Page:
Brunei sharia boycott widens

Airlines, London’s transport network, travel agents and financial institutions have joined the businesses cutting ties with Brunei-owned firms to protest over the introduction of the death penalty for gay sex and adultery.

The former British protectorate implemented sharia laws this week. The punishments for sodomy, adultery and rape is now death, including by stoning. Thieves face amputation of a right hand on their first offence and a left foot on their second.

Sultan Hassanal Bolkiah is an absolute monarch who also holds the title of prime minister, defence, finance and foreign minister. He first proposed the laws in 2013 to a wave of protest.

High-profile events and awards shows, including by the Financial Times, have already been cancelled at London’s Dorchester.

A corporate backlash gathered pace after George Clooney and Sir Elton John called for a boycott of hotels owned by the Brunei authorities, including the exclusive Dorchester in London, the Beverley Hills Hotel in Los Angeles and the Plaza Athenee in Paris.

Most of the Brunei-owned hotels have deleted their social media accounts following a wave of protest.

STA Travel, owned by Swiss conglomerate Diethelm Keller Group, said it would no longer sell flights on Royal Brunei Airlines (RBA).

“We’ve taken this stance to add our voice to the calls on Brunei to reverse this change in the law and in support of LGBTQI people everywhere,” said the travel agency.

Transport For London (TfL) removed adverts promoting Brunei as a tourism destination from the capital’s crowded transport network.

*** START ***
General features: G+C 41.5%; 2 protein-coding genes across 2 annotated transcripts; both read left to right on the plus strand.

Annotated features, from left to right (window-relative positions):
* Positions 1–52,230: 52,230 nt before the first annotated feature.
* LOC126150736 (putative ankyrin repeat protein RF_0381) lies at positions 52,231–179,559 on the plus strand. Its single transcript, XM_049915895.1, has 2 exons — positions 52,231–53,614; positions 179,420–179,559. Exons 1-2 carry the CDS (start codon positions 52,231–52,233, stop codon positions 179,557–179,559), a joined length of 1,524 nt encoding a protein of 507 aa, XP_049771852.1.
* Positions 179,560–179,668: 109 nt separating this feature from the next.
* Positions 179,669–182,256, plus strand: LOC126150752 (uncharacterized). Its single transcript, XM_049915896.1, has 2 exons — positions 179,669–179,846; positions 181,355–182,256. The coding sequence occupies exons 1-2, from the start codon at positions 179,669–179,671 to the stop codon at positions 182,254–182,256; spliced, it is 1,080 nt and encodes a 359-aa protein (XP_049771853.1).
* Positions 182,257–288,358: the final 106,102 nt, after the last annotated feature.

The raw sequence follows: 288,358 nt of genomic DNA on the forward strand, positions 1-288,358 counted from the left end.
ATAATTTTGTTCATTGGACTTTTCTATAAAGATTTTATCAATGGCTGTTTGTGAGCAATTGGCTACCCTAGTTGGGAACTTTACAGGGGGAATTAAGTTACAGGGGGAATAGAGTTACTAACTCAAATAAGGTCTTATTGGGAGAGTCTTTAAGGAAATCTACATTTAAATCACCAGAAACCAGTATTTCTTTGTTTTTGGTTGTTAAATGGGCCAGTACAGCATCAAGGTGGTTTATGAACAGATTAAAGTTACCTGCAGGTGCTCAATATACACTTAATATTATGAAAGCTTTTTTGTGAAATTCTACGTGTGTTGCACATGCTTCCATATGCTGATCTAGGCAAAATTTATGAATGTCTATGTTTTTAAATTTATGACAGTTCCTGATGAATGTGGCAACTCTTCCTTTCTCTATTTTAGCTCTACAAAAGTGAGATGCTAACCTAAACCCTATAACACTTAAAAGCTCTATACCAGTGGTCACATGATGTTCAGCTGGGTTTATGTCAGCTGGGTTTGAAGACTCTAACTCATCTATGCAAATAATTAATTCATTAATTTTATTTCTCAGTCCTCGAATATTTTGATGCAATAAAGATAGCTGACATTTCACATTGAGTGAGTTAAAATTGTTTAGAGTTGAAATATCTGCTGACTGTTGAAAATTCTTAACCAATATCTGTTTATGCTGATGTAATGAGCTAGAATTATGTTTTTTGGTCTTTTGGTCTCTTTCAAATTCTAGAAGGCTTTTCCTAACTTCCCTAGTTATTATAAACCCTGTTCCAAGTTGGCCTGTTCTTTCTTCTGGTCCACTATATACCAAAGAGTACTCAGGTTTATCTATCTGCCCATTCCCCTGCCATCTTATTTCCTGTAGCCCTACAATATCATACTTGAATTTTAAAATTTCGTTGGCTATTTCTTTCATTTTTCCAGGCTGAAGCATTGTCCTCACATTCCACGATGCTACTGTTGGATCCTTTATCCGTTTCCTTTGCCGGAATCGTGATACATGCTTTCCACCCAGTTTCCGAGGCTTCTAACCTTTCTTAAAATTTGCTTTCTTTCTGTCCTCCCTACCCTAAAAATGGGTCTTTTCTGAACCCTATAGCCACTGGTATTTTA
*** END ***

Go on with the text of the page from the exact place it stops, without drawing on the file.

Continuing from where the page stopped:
“Given recent information that has come to light, it is clear that this is an issue of great public sensitivity and controversy so the advert will be removed from our network,” TfL announced.

Virgin Australia Airlines, Australia’s second-biggest airline, ended an agreement that offered discounted tickets on RBA for staff.

The national airline has deals with about 40 airlines, including British Airways, Air France-KLM and Qantas, allowing it to sell other carriers’ tickets.

British Airways stated: “We keep all our agreements under constant review.”

Deutsche Bank banned its staff from staying in the nine Dorchester Collection hotels, which are owned by Brunei’s sovereign wealth fund, the Brunei Investment Agency.

The luxury hotel group said its values were “far removed from the politics of ownership”.

“We understand people’s anger and frustration but this is a political and religious issue that we don’t believe should be played out in our hotels and amongst our 3,630 employees,” the Dorchester Collection said online.


Brunei attracts limited international attention. Picture credit: Wikimedia